Alltogether about 4.1 kg.

Removing the kickstand

I have a problem carrying around things on the bike which i actually don’t need. This include simple things such as light, mirrors, turn signals and fuses. Furthermore we have all the generator/starter parts: alternator, starter, the thick cables, controlers and relays which are required for the alternator.

And last but not least, there’s the kickstand – after all i want to DRIVE, not park. The kickstand itself can be removed fairly quickly. On the frame trussing there is a heavy cast part which is heavy in the first place, but also takes a lot of place. These castings are often oversized on alloy frames. If a 120kg guy is leaning on his bike, several hundret kilograms of load can develop which have to be distributed over a large area.

So i cut the casting with a 60° miter on the buzz saw, then i put the frame together and tacked a squarish profiled pipe (2.5mm wall thickness) to it. Afterwards i assembled the whole frame distortion-free, fully welded it, sanded and primed it. Alltogether we saved about 470g of weight.

Some time ago, i weighed the whole frame on a rather inaccurate bathroom scale (1954 model) and it showed me about 18kg. The rear frame with it’s 5kg was already removed at the time. The FZR frame is in terms of weight reduction certainly one of the greatest problems.

In comparison, alloy bridge-head frames (CBR 600 RR) weigh about 9kg.
The deltabox-frames of previous years (YZF R1 RN01) weigh at least 11kg and the Ducati/KTM tubular steel frames are likely to level out at about 7kg. Of course the engine always acts as a supporting element here and enormously large frame structures are used to bear the load. Hopefully i can scale a few frames in the future to give some good comparisons here.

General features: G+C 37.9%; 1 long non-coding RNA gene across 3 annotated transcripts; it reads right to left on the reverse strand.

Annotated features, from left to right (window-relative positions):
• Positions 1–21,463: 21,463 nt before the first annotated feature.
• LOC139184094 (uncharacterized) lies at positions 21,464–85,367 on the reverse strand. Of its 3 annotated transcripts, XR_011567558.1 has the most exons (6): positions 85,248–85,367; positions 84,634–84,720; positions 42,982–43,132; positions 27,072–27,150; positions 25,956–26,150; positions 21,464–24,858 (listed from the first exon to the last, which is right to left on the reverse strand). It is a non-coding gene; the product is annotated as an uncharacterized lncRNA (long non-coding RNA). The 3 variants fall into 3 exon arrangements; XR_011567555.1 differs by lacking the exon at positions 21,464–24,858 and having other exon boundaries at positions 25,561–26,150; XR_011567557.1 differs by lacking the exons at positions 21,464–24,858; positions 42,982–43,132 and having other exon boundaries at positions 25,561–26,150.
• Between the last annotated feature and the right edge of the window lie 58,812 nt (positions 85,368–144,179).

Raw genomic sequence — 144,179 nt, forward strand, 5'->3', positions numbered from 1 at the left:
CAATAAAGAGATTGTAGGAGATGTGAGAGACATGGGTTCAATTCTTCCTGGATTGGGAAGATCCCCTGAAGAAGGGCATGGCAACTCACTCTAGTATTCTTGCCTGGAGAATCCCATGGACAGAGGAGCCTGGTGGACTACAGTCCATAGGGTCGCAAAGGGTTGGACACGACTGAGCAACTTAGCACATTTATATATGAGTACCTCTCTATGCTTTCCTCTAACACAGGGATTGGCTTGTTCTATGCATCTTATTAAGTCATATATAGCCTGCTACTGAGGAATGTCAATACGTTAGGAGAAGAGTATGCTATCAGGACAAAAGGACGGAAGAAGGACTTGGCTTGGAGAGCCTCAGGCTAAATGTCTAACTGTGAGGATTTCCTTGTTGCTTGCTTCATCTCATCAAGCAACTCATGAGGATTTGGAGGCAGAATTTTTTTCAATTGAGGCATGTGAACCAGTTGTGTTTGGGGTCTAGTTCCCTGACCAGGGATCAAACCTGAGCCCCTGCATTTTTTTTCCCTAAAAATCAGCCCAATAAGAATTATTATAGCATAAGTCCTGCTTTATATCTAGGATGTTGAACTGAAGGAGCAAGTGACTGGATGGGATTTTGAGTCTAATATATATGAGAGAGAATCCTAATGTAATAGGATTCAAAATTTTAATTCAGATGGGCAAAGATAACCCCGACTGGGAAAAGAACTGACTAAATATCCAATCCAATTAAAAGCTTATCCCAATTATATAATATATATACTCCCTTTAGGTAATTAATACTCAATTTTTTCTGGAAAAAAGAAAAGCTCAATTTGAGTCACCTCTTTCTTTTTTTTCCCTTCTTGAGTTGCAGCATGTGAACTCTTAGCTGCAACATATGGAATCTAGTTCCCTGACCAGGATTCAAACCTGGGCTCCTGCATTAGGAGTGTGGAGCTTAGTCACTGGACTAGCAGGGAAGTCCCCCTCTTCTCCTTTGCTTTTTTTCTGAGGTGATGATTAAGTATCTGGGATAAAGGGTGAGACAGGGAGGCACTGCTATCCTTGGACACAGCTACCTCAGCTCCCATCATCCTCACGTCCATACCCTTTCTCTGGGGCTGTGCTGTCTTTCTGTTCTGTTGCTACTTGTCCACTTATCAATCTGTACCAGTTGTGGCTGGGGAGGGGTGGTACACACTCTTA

Pinion lid minimized

In real life, nobody needs the pinion lid. Nevertheless this cover acts as shifting support and without it, the thin shaft would stick out of the body quite far. Furthermore the shaft would have to stand great force. The cover also carries the mechanical release unit for the clutch. So we decided to minimize it only. Additionally we found a vibration damper below the pinion lid which we also removed.

FZR Cover with the damper under it:

Pinion lid (incl. release unit and vibration damper): 733g
Vibration damper: 121g
New weight: 493g
So in the end we saved almost 300g.

Maybe i can bring myself to construct a whole new release unit and a brace to reach 400g or less.

Inner Wheel spacer -172g unsprung mass

Inside the wheels between the bearings the inner wheel spacers are located. On older bikes (YZF 750), these spacers are made of steel. In newer models (R6 RJ15) they are alreay made of Aluminium, but theres still room for imrovement.

So we made a whole new spacer for the rear wheel and improved the one for the front wheel.

Weight Savings:

Yamaha YZF R6 RJ15 Inner Wheel spacer Original (Aluminium): 67g // new 40g  (- 27g)
Yamaha YZF 750  Inner Wheel spacer Original (steel): 233g // new 88g  (-145g)
Overall savings unsprung mass: 172g

If you convert these savings into titanium screws (break body / caliper), then this is quite a considerable amount.